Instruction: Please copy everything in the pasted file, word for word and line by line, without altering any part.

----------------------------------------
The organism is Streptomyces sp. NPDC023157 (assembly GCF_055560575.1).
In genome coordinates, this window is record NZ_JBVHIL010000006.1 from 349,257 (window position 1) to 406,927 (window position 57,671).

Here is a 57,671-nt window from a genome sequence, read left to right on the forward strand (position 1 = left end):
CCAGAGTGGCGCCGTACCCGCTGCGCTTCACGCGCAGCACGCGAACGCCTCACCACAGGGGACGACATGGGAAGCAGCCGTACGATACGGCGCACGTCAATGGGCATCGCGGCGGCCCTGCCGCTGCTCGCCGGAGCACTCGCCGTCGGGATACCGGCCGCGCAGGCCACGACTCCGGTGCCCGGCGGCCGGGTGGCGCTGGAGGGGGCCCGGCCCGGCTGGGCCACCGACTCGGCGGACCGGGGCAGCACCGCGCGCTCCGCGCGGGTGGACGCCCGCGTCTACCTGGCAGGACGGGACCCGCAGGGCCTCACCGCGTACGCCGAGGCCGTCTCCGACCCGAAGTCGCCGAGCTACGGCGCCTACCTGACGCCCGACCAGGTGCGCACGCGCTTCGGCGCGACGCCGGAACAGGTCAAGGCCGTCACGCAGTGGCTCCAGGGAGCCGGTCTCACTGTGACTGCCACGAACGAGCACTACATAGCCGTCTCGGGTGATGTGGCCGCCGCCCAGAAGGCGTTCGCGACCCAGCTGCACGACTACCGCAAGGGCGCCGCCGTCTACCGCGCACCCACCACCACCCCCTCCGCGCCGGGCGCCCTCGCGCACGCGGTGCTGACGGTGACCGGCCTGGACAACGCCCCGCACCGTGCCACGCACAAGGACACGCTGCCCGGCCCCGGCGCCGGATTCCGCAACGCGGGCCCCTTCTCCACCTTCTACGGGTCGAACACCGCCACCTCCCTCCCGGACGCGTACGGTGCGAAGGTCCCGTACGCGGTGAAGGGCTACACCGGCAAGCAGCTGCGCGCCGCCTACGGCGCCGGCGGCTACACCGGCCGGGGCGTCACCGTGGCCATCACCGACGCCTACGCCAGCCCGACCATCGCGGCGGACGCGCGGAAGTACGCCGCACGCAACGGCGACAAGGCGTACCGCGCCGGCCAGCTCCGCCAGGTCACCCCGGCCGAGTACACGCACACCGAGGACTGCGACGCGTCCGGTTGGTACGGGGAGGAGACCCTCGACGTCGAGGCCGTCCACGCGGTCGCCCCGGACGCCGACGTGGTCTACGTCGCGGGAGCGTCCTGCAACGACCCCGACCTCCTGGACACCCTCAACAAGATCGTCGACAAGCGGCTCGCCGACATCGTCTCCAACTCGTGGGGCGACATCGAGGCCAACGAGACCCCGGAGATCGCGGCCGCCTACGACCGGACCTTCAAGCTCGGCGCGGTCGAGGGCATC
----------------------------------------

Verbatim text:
The organism is Streptomyces sp. NPDC023157 (assembly GCF_055560575.1).
In genome coordinates, this window is record NZ_JBVHIL010000006.1 from 349,257 (window position 1) to 406,927 (window position 57,671).

Here is a 57,671-nt window from a genome sequence, read left to right on the forward strand (position 1 = left end):
CCAGAGTGGCGCCGTACCCGCTGCGCTTCACGCGCAGCACGCGAACGCCTCACCACAGGGGACGACATGGGAAGCAGCCGTACGATACGGCGCACGTCAATGGGCATCGCGGCGGCCCTGCCGCTGCTCGCCGGAGCACTCGCCGTCGGGATACCGGCCGCGCAGGCCACGACTCCGGTGCCCGGCGGCCGGGTGGCGCTGGAGGGGGCCCGGCCCGGCTGGGCCACCGACTCGGCGGACCGGGGCAGCACCGCGCGCTCCGCGCGGGTGGACGCCCGCGTCTACCTGGCAGGACGGGACCCGCAGGGCCTCACCGCGTACGCCGAGGCCGTCTCCGACCCGAAGTCGCCGAGCTACGGCGCCTACCTGACGCCCGACCAGGTGCGCACGCGCTTCGGCGCGACGCCGGAACAGGTCAAGGCCGTCACGCAGTGGCTCCAGGGAGCCGGTCTCACTGTGACTGCCACGAACGAGCACTACATAGCCGTCTCGGGTGATGTGGCCGCCGCCCAGAAGGCGTTCGCGACCCAGCTGCACGACTACCGCAAGGGCGCCGCCGTCTACCGCGCACCCACCACCACCCCCTCCGCGCCGGGCGCCCTCGCGCACGCGGTGCTGACGGTGACCGGCCTGGACAACGCCCCGCACCGTGCCACGCACAAGGACACGCTGCCCGGCCCCGGCGCCGGATTCCGCAACGCGGGCCCCTTCTCCACCTTCTACGGGTCGAACACCGCCACCTCCCTCCCGGACGCGTACGGTGCGAAGGTCCCGTACGCGGTGAAGGGCTACACCGGCAAGCAGCTGCGCGCCGCCTACGGCGCCGGCGGCTACACCGGCCGGGGCGTCACCGTGGCCATCACCGACGCCTACGCCAGCCCGACCATCGCGGCGGACGCGCGGAAGTACGCCGCACGCAACGGCGACAAGGCGTACCGCGCCGGCCAGCTCCGCCAGGTCACCCCGGCCGAGTACACGCACACCGAGGACTGCGACGCGTCCGGTTGGTACGGGGAGGAGACCCTCGACGTCGAGGCCGTCCACGCGGTCGCCCCGGACGCCGACGTGGTCTACGTCGCGGGAGCGTCCTGCAACGACCCCGACCTCCTGGACACCCTCAACAAGATCGTCGACAAGCGGCTCGCCGACATCGTCTCCAACTCGTGGGGCGACATCGAGGCCAACGAGACCCCGGAGATCGCGGCCGCCTACGACCGGACCTTCAAGCTCGGCGCGGTCGAGGGCATC